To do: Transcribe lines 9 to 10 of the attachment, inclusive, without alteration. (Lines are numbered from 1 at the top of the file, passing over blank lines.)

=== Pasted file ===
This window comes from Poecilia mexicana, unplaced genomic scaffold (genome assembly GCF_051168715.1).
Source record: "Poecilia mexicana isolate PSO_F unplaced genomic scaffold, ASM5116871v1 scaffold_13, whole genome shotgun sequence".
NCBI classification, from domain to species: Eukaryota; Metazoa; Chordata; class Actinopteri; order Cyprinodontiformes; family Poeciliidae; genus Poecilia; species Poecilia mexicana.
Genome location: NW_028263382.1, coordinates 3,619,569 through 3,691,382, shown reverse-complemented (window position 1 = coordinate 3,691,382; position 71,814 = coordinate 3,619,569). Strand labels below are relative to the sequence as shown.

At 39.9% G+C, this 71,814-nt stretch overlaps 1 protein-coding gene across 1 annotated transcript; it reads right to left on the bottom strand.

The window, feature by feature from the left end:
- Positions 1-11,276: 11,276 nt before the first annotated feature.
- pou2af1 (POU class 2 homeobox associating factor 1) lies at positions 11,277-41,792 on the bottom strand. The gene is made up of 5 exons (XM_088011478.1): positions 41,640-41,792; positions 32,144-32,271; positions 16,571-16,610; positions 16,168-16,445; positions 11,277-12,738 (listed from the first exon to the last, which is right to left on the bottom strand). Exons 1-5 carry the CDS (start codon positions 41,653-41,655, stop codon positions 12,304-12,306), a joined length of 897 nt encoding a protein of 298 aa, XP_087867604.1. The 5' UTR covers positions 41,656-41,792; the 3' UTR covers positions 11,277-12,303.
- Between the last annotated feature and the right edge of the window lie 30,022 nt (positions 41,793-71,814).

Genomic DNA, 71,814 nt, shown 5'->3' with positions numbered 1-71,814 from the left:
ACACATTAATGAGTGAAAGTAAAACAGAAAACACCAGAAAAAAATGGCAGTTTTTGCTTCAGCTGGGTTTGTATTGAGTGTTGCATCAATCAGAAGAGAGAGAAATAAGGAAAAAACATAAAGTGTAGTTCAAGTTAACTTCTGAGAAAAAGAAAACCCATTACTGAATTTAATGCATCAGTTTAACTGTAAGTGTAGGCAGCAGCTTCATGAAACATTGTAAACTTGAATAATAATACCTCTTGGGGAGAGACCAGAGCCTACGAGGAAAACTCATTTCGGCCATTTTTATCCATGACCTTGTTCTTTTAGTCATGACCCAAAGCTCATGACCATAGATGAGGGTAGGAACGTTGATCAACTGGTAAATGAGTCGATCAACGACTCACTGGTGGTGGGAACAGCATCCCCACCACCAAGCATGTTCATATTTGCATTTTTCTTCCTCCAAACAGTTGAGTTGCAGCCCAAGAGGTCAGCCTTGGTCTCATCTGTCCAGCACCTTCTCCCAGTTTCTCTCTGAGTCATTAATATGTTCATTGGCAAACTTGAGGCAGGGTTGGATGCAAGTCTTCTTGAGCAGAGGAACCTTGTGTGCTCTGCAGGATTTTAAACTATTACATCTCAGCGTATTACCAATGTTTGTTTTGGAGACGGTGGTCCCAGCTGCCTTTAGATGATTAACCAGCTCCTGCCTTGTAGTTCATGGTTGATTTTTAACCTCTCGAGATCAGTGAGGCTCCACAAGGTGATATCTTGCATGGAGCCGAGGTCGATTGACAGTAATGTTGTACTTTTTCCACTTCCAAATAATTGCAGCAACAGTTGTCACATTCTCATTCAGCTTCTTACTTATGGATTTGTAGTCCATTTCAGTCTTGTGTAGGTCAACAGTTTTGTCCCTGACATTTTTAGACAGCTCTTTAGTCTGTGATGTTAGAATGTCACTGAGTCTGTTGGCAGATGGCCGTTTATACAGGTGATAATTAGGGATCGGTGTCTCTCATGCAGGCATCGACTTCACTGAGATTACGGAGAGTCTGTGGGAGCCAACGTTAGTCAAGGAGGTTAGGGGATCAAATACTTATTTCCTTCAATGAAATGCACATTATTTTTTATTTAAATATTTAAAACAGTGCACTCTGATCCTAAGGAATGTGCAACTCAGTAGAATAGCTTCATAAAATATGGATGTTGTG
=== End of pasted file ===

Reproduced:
- Between the last annotated feature and the right edge of the window lie 30,022 nt (positions 41,793-71,814).

Genomic DNA, 71,814 nt, shown 5'->3' with positions numbered 1-71,814 from the left: